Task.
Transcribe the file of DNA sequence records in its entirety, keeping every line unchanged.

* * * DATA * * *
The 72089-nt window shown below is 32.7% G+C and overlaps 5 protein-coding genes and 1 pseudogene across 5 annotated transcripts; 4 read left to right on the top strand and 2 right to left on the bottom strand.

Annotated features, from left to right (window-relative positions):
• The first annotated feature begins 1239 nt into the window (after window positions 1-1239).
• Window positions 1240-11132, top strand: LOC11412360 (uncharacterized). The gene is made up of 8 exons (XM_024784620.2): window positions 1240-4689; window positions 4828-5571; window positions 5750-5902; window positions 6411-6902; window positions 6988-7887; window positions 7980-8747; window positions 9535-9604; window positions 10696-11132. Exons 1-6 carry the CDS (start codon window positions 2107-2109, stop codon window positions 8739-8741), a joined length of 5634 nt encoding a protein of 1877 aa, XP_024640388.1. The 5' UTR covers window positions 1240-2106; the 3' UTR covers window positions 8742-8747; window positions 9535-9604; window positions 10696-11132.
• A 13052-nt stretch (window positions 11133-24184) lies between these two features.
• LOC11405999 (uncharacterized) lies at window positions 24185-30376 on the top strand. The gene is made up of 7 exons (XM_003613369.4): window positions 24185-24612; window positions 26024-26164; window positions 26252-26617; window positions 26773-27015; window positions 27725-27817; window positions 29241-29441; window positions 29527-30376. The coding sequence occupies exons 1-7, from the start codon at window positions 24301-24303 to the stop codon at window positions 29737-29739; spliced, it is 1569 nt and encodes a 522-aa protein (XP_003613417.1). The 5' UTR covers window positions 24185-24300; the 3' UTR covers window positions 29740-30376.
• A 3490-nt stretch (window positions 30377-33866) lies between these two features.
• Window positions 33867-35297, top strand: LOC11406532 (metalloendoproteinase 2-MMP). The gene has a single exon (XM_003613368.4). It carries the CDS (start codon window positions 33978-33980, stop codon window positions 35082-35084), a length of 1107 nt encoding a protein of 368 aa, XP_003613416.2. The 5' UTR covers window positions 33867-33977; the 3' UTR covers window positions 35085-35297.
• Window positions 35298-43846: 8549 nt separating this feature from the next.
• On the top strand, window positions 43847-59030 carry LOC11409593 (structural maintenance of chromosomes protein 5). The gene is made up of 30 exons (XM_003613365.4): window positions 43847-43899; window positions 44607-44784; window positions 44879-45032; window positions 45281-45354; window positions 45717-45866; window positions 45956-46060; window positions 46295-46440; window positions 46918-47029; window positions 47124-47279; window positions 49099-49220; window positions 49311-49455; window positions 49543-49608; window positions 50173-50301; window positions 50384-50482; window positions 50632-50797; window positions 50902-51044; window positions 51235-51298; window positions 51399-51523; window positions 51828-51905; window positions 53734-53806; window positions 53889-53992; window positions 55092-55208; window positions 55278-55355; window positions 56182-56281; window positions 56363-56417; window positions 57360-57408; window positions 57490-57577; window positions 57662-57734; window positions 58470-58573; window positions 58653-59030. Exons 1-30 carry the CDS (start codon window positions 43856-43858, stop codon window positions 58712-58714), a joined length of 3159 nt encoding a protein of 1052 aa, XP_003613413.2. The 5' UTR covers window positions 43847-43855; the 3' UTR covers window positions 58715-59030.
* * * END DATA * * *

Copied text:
The 72089-nt window shown below is 32.7% G+C and overlaps 5 protein-coding genes and 1 pseudogene across 5 annotated transcripts; 4 read left to right on the top strand and 2 right to left on the bottom strand.

Annotated features, from left to right (window-relative positions):
• The first annotated feature begins 1239 nt into the window (after window positions 1-1239).
• Window positions 1240-11132, top strand: LOC11412360 (uncharacterized). The gene is made up of 8 exons (XM_024784620.2): window positions 1240-4689; window positions 4828-5571; window positions 5750-5902; window positions 6411-6902; window positions 6988-7887; window positions 7980-8747; window positions 9535-9604; window positions 10696-11132. Exons 1-6 carry the CDS (start codon window positions 2107-2109, stop codon window positions 8739-8741), a joined length of 5634 nt encoding a protein of 1877 aa, XP_024640388.1. The 5' UTR covers window positions 1240-2106; the 3' UTR covers window positions 8742-8747; window positions 9535-9604; window positions 10696-11132.
• A 13052-nt stretch (window positions 11133-24184) lies between these two features.
• LOC11405999 (uncharacterized) lies at window positions 24185-30376 on the top strand. The gene is made up of 7 exons (XM_003613369.4): window positions 24185-24612; window positions 26024-26164; window positions 26252-26617; window positions 26773-27015; window positions 27725-27817; window positions 29241-29441; window positions 29527-30376. The coding sequence occupies exons 1-7, from the start codon at window positions 24301-24303 to the stop codon at window positions 29737-29739; spliced, it is 1569 nt and encodes a 522-aa protein (XP_003613417.1). The 5' UTR covers window positions 24185-24300; the 3' UTR covers window positions 29740-30376.
• A 3490-nt stretch (window positions 30377-33866) lies between these two features.
• Window positions 33867-35297, top strand: LOC11406532 (metalloendoproteinase 2-MMP). The gene has a single exon (XM_003613368.4). It carries the CDS (start codon window positions 33978-33980, stop codon window positions 35082-35084), a length of 1107 nt encoding a protein of 368 aa, XP_003613416.2. The 5' UTR covers window positions 33867-33977; the 3' UTR covers window positions 35085-35297.
• Window positions 35298-43846: 8549 nt separating this feature from the next.
• On the top strand, window positions 43847-59030 carry LOC11409593 (structural maintenance of chromosomes protein 5). The gene is made up of 30 exons (XM_003613365.4): window positions 43847-43899; window positions 44607-44784; window positions 44879-45032; window positions 45281-45354; window positions 45717-45866; window positions 45956-46060; window positions 46295-46440; window positions 46918-47029; window positions 47124-47279; window positions 49099-49220; window positions 49311-49455; window positions 49543-49608; window positions 50173-50301; window positions 50384-50482; window positions 50632-50797; window positions 50902-51044; window positions 51235-51298; window positions 51399-51523; window positions 51828-51905; window positions 53734-53806; window positions 53889-53992; window positions 55092-55208; window positions 55278-55355; window positions 56182-56281; window positions 56363-56417; window positions 57360-57408; window positions 57490-57577; window positions 57662-57734; window positions 58470-58573; window positions 58653-59030. Exons 1-30 carry the CDS (start codon window positions 43856-43858, stop codon window positions 58712-58714), a joined length of 3159 nt encoding a protein of 1052 aa, XP_003613413.2. The 5' UTR covers window positions 43847-43855; the 3' UTR covers window positions 58715-59030.